Turning over the Oriental Rug

I find it’s always helpful to put our current trials in historical context. Here’s what happened in the 1875. The largest recorded swarm of locusts in American history descended upon the Great Plains. It was 1,800 miles long and 110 miles wide from Canada down to Texas.

 Farmers just east of the Rockies began to see a cloud approaching from the west. It was glinting around the edges where the locust wings caught the light of the sun.

People said the locusts descended like a driving snow in winter. They covered everything in their path. They sounded like thunder or a train and blanketed the ground, nearly a foot deep. Trees bent over with the weight of them. They ate nearly every living piece of vegetation in their path. They ate harnesses off horses and the bark of trees, curtains, clothing that was hung out on laundry lines. They chewed on the handles of farm tools and fence posts and railings. Some farmers tried to scare away the locusts by running into the swarm, and they had their clothes eaten right off their bodies.” (From The Writer’s Almanac)

People then were surely wondering what people today are wondering: what good can come out of such an awful situation? At least some people then were also like some people today: they turned to their bibles for help and comfort.

Today we have one of the most towering promises in all of the Bible, one that speaks through the ages. It is Romans 8:28 – “We know that all things work together for good for those who love God, who are called according to his purpose.”  I pray that this piece of extraordinary hope will lodge deeply in your heart today.

What is the Apostle Paul saying here? The two words I want to focus on in Paul’s promise – and what makes it much more powerful than the ever popular “everything happens for a reason” are the words “all” and “good.” And I don’t mean the other bandied about saying: “It’s all good.” Because, obviously, it is not all good. There is plenty of bad in the world, plenty of bad in our lives, and plenty of bad in us. But Paul promises that all things – even and maybe especially the bad things in our lives will work together for our good.

 Now it may be true that everything happens for a reason, but the reasons are almost always hidden from us. I’m sure you have asked over and over why something is happening, has happened to you. You can see no rhyme or reason and certainly nothing immediately identifiable as good.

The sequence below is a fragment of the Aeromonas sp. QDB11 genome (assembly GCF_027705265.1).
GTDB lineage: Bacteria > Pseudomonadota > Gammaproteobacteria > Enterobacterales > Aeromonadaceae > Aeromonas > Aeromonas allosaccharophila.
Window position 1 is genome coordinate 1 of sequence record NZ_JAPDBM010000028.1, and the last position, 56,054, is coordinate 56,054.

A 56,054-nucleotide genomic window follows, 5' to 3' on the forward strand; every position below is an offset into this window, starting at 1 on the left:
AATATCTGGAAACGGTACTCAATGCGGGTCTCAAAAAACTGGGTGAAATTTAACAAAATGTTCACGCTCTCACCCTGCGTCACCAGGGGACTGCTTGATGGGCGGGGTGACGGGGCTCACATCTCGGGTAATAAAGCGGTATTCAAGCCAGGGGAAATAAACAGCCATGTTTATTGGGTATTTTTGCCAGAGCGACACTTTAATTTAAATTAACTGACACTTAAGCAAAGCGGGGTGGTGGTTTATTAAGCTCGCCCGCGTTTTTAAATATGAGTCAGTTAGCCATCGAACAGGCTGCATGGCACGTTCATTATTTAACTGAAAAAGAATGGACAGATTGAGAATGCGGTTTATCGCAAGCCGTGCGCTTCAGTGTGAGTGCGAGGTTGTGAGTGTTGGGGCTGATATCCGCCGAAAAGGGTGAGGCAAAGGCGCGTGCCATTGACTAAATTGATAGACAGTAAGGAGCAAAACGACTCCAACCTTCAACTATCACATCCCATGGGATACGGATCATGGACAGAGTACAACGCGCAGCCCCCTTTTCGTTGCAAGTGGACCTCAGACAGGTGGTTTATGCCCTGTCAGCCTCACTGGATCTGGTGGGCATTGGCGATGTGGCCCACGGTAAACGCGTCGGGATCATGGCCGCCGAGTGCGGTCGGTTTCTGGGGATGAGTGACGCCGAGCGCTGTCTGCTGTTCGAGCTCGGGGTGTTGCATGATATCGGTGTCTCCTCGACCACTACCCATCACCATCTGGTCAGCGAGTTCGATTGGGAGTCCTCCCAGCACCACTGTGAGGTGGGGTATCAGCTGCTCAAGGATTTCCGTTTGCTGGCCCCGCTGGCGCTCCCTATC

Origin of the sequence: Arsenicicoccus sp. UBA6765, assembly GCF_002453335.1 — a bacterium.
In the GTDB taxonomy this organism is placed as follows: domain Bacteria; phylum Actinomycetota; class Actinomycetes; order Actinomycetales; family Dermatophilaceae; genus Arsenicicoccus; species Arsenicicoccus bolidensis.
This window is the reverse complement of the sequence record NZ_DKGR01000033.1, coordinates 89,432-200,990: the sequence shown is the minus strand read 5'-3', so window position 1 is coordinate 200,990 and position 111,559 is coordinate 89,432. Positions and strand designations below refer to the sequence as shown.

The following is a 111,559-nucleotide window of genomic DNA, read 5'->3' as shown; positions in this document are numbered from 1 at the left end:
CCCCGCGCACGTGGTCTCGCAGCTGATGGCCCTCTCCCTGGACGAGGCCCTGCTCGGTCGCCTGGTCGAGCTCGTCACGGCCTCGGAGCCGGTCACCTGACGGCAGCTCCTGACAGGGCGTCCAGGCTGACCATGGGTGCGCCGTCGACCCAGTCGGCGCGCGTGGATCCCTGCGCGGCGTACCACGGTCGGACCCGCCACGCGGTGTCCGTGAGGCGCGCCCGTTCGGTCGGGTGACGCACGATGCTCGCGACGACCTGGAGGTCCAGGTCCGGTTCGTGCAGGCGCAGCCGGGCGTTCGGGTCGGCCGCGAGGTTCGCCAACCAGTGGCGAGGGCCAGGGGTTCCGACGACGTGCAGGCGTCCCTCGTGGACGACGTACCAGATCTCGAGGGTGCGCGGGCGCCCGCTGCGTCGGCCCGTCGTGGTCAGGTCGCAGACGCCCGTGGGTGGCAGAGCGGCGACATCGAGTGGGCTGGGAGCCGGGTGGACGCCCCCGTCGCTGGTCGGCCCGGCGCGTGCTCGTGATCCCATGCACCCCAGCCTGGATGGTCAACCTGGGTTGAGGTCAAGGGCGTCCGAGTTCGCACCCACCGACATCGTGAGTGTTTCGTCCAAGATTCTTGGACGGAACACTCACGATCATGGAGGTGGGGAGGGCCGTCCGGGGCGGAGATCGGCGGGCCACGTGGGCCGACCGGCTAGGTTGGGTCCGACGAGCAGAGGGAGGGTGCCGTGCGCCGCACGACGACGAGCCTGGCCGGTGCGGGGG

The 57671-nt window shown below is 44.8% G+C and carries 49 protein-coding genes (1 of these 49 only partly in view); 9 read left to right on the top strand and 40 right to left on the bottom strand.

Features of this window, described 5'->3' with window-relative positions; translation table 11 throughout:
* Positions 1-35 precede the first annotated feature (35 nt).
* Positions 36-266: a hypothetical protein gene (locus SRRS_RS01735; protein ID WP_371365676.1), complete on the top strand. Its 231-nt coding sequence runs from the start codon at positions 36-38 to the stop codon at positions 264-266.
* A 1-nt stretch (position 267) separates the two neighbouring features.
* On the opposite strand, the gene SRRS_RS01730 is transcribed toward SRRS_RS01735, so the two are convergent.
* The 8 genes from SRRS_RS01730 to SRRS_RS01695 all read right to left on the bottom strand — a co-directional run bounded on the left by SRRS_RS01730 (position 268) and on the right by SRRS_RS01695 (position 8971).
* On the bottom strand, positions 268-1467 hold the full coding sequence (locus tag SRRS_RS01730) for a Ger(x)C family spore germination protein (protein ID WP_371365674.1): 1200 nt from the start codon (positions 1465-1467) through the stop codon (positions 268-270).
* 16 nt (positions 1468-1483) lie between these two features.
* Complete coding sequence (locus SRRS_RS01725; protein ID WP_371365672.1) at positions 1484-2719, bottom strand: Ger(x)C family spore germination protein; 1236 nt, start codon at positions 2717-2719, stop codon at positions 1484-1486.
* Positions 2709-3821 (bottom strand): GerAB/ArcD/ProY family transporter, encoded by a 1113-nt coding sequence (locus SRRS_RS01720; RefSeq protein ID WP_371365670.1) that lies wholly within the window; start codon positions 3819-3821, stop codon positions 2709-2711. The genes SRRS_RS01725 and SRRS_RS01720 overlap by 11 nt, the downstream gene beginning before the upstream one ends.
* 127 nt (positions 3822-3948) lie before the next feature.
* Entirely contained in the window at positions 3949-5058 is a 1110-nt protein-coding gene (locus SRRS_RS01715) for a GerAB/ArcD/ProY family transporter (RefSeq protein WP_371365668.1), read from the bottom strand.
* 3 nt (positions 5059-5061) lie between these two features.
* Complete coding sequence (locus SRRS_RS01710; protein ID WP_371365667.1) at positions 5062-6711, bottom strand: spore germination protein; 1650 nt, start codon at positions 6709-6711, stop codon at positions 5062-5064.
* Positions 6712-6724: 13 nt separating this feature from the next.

I’ve been reading British Murder Mysteries this summer. It’s a good way to enter into a world that is far, far away from coronavirus. Especially in Agatha Christie, the violence is downplayed and the intrigue is front and center. And, of course, once you’ve started a murder mystery you can’t not finish the book. You’ve got to read to the end to see whodunnit. So too with our lives – at the end all will be revealed!

I’ve heard it said that right now our lives are like the bottom of an oriental rug. You can dimly make out the patterns and the colors, but not really. Only when you turn the rug over do you see how the muted design becomes rich with color and intricate handiwork. Such will be the vantage point of our lives in heaven. As Paul says elsewhere, “When Christ, who is your life, appears, then you will also appear with him in glory.” (Colossians 3:4)

Civil Rights Leader John Lewis, who reached the end of his earthly life last week, tells a remarkable story of how all things worked together for good in the end. In 1961, he participated in a Freedom Rider march in South Carolina. He was viciously attacked by a Klansman. When the police arrived, Lewis refused to press charges against his attacker. He said to the officer, “We’re not here to cause trouble. We’re here so that people will love each other.”    

 48 years later, the Klansman – now a former Klansman – sought out Lewis and came to ask for his forgiveness, which John immediately granted.  In asking for forgiveness the man restated almost verbatim what Lewis had said to the officer – we’re here so that people will love each other. Nearly a half century after the brutal attack, the oriental rug was turned over for both men.

We know that all things work together for good for those who love God, who are called according to his purpose.”  When you feel like the swarm of locusts have descended on your life, it is deeply comforting to remember that all things work together for good.

This is not disembodied, pie in the sky “positive thinking.” Paul can say this because he understood the power of the day that we now call “Good Friday.” Our arrest, trumped up trial, torture and brutal murder of the Son of God is the very definition of bad. It turns out that at the end of the story, Jesus – innocent of all sin – was the one who was murdered.

And yet, as T. S. Eliot says “in spite of that, we call this Friday good.” Why? We call this Friday good because on the cross our sins were forever forgiven. We call this Friday good because all the bad that has ever happened or will ever happen to us and in us was absorbed by Christ on the cross. And we call this Friday on the third day Christ was risen from the dead. We call this Friday good because on the third day Christ was risen from the dead, trampling down death and giving us life everlasting.